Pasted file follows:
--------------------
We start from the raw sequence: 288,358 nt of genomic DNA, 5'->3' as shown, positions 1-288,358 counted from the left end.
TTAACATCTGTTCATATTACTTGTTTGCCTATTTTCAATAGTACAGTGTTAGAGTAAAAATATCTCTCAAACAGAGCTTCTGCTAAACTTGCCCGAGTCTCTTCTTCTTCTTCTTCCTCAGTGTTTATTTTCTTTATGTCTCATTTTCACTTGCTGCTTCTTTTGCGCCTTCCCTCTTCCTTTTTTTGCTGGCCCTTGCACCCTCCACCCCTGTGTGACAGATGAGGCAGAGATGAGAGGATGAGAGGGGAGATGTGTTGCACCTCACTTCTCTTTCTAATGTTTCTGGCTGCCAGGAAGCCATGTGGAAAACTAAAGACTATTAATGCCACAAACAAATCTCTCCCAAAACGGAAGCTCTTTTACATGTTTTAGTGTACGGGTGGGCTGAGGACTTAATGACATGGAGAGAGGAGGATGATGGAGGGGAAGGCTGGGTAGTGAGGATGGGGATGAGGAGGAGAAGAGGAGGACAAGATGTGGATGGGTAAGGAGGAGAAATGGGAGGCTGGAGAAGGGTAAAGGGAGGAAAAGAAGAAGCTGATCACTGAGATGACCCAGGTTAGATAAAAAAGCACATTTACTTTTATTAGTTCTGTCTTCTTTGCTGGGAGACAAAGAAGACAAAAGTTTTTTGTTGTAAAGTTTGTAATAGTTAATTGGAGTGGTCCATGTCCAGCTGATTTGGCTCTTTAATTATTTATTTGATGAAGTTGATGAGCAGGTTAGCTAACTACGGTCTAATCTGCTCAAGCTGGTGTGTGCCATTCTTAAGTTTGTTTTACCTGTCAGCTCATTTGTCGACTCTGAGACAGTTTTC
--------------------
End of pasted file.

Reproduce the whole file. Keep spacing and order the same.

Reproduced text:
We start from the raw sequence: 288,358 nt of genomic DNA, 5'->3' as shown, positions 1-288,358 counted from the left end.
TTAACATCTGTTCATATTACTTGTTTGCCTATTTTCAATAGTACAGTGTTAGAGTAAAAATATCTCTCAAACAGAGCTTCTGCTAAACTTGCCCGAGTCTCTTCTTCTTCTTCTTCCTCAGTGTTTATTTTCTTTATGTCTCATTTTCACTTGCTGCTTCTTTTGCGCCTTCCCTCTTCCTTTTTTTGCTGGCCCTTGCACCCTCCACCCCTGTGTGACAGATGAGGCAGAGATGAGAGGATGAGAGGGGAGATGTGTTGCACCTCACTTCTCTTTCTAATGTTTCTGGCTGCCAGGAAGCCATGTGGAAAACTAAAGACTATTAATGCCACAAACAAATCTCTCCCAAAACGGAAGCTCTTTTACATGTTTTAGTGTACGGGTGGGCTGAGGACTTAATGACATGGAGAGAGGAGGATGATGGAGGGGAAGGCTGGGTAGTGAGGATGGGGATGAGGAGGAGAAGAGGAGGACAAGATGTGGATGGGTAAGGAGGAGAAATGGGAGGCTGGAGAAGGGTAAAGGGAGGAAAAGAAGAAGCTGATCACTGAGATGACCCAGGTTAGATAAAAAAGCACATTTACTTTTATTAGTTCTGTCTTCTTTGCTGGGAGACAAAGAAGACAAAAGTTTTTTGTTGTAAAGTTTGTAATAGTTAATTGGAGTGGTCCATGTCCAGCTGATTTGGCTCTTTAATTATTTATTTGATGAAGTTGATGAGCAGGTTAGCTAACTACGGTCTAATCTGCTCAAGCTGGTGTGTGCCATTCTTAAGTTTGTTTTACCTGTCAGCTCATTTGTCGACTCTGAGACAGTTTTC